Since large restaurant chains have franchises in many locations around the world, and consumer packaged goods (CPGs) companies distribute their products in multiple retail chains, keeping track of a rollout of a new marketing initiative can be difficult. Making sure marketing efforts are up to par across all retail locations is a problem Denver-based GoSpotCheck wants to tackle. The TechStars Boulder alum recently announced the public release of its software to help businesses get a better handle on how their in-store marketing plans are executed, in addition to introducing a new feature called Mission Control which lets retail managers set custom tailored ‘missions’ for their staff.
The company started off by running its own staff of mystery shoppers to crowdsource field data for its customers before recognizing that the software it developed was a better value proposition and far more scalable. “The reason why this market exists is for these companies with large distributed operations, a lot can go wrong as you can imagine. They hire these mystery shoppers because they don’t really have any way to ensure either their people or partners are performing the right activity,” said CEO Matt Talbot in an interview with BetaKit. “We built this great solution for ourselves to manage 8,000 mystery shoppers, and got them to collect data and photos that were geo-tagged…with that, we began to realize that the opportunity was more on the software side by enabling these companies to have their people go out and report back on what’s happening.”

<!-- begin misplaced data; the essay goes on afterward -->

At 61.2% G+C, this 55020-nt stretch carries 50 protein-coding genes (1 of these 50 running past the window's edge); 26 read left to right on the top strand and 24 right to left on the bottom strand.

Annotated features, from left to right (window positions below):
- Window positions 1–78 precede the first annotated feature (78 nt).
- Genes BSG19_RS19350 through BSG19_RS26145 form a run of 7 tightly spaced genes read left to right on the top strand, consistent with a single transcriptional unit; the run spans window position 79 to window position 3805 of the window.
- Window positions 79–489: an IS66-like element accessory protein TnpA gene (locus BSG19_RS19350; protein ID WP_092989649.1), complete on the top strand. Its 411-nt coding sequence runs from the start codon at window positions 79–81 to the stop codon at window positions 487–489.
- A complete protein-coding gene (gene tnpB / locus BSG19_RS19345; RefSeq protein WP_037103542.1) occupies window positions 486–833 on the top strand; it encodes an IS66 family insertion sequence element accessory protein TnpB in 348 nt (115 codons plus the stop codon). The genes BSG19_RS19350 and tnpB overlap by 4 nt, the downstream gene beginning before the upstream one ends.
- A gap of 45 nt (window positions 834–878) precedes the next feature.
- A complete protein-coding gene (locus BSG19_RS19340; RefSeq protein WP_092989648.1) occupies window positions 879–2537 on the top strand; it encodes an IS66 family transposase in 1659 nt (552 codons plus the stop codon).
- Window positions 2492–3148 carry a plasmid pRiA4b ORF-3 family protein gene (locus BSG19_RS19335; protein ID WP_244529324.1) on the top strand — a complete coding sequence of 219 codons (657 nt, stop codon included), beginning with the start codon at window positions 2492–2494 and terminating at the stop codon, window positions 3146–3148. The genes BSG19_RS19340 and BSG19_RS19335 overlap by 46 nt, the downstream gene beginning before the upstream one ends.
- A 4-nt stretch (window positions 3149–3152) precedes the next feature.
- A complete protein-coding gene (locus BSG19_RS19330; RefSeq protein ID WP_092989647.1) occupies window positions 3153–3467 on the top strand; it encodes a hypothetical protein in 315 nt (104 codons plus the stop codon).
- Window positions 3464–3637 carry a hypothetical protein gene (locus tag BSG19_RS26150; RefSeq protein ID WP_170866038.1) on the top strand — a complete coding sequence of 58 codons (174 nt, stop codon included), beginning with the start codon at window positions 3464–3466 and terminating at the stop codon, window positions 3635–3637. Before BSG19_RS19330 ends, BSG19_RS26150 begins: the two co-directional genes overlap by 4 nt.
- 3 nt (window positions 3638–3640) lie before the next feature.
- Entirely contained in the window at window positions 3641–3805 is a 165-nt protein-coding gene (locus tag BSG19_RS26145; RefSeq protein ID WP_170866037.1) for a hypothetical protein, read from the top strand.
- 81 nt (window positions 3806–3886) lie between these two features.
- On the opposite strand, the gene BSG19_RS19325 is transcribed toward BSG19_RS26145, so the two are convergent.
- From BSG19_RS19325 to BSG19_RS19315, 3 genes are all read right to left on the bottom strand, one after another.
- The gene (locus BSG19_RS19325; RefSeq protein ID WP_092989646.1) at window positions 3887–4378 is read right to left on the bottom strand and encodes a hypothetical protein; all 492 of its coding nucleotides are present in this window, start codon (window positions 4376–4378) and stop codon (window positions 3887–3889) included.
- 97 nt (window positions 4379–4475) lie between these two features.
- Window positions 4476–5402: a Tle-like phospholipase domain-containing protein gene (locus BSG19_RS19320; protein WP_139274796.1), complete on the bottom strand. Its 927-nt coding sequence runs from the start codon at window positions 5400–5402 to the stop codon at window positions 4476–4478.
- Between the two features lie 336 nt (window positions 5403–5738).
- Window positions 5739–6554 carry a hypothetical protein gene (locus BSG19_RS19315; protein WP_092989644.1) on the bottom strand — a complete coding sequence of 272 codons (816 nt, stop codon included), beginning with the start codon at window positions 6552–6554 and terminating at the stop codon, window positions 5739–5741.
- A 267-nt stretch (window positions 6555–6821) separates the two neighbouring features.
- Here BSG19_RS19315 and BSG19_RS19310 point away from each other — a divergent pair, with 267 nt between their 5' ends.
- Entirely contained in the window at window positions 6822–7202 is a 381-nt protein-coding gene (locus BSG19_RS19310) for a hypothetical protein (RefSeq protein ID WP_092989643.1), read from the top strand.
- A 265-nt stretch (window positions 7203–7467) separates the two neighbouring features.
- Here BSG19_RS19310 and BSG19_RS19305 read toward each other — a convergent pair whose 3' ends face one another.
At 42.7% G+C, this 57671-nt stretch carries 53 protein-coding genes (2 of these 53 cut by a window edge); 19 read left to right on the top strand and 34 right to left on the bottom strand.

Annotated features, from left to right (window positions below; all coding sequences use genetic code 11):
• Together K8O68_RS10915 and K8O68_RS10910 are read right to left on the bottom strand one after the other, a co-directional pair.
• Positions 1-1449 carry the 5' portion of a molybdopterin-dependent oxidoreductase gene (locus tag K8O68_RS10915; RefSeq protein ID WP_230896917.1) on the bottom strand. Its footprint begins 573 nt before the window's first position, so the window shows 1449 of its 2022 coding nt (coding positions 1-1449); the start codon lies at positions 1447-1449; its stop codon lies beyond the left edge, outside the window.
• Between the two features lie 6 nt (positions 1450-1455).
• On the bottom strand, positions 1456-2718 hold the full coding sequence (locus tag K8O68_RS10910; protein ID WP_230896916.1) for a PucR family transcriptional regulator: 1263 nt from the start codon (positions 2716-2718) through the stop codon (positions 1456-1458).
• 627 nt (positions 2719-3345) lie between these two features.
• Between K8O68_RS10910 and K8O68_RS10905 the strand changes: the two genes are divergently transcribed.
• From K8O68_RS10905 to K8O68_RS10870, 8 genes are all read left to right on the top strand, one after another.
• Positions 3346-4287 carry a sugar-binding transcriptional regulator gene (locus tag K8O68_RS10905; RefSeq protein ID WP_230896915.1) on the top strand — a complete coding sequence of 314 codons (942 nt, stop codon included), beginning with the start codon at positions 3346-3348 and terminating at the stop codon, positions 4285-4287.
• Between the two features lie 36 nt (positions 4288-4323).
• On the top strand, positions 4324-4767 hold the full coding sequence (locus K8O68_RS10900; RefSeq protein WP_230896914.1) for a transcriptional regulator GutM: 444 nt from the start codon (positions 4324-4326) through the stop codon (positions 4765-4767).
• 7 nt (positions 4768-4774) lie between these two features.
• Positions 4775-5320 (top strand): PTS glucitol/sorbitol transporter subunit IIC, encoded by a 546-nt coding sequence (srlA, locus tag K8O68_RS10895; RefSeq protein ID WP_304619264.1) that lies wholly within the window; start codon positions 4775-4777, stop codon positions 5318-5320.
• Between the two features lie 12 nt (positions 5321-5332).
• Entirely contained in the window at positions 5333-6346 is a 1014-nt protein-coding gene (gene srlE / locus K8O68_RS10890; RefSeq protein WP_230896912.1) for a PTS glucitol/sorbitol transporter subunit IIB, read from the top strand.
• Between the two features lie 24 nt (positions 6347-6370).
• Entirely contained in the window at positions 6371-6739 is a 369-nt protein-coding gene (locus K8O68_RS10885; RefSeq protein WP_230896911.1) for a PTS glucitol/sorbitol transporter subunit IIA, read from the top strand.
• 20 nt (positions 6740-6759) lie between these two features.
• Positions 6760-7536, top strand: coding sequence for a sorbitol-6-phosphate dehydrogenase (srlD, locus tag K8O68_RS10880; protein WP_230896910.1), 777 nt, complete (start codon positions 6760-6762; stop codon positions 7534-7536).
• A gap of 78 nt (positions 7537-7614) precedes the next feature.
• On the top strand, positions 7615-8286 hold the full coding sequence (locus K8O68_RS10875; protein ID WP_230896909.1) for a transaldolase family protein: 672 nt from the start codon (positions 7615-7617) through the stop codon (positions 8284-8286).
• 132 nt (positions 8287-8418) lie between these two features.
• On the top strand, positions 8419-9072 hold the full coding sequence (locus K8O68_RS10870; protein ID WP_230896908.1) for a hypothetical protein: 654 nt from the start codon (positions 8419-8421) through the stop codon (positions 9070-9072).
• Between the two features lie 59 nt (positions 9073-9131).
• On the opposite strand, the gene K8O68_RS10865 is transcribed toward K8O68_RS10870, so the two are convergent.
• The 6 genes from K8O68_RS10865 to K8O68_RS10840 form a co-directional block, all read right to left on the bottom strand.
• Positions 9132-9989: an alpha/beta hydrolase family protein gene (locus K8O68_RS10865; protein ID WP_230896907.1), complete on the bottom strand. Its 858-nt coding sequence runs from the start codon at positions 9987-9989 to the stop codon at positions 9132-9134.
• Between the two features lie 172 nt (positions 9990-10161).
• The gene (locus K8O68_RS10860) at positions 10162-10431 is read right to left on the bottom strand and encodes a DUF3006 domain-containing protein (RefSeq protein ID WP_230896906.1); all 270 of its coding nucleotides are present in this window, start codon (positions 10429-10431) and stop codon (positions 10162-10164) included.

GoSpotCheck’s mobile application paired with its web software allows companies to monitor in-store retail activity. Equipped with their smartphones, employees ranging from field representatives to merchandisers capture and share real-time intelligence via geo-tagged photos and notes as they visit the different retail locations. On the backend, managers have access to a centralized dashboard to view what those employees capture. The idea is that they could then improve their decision-making and operations, and they can now also create customizable ‘missions’ for their staff to run.
According to Talbot, prior to GoSpotCheck most of its clients would use either a private Flickr photo-sharing page and a spreadsheet or Google Apps to keep track of whatever data they would collect. There are also custom-built enterprise solutions, however Talbot said they’re not optimized for the mobile technologies field staff now have access to, not to mention the high cost of integrating with those systems.
Its two biggest use cases reflect its initial target market of multi-unit restaurants and CPGs, where it wants to help ensure that new marketing initiatives and product releases are properly executed. Be it a new burger that a large chain like McDonald’s is introducing, or an agreement a company has with a grocery chain to have premium shelf space, the end result would be holding partners and employees accountable while effectively managing costs. Right now it’s testing out its pricing model, offering a monthly subscription with a nominal volume-based approach for the number of field staff companies want to deploy with its apps.
It has already signed on two big brand names in its target segments, however, the company has yet to disclose their names. It will also be looking to prove to them and others that its solution trumps the existing means companies use to carry out their field tests and cites its management dashboard geo-tagged posts as reasons companies should make the switch. While most people have either encountered or heard of mystery shoppers who are looking for shoplifters or to ensure employee effectiveness, seeing them equipped with smartphones is something that will likely become more popular as employers look to crowdsource quality control.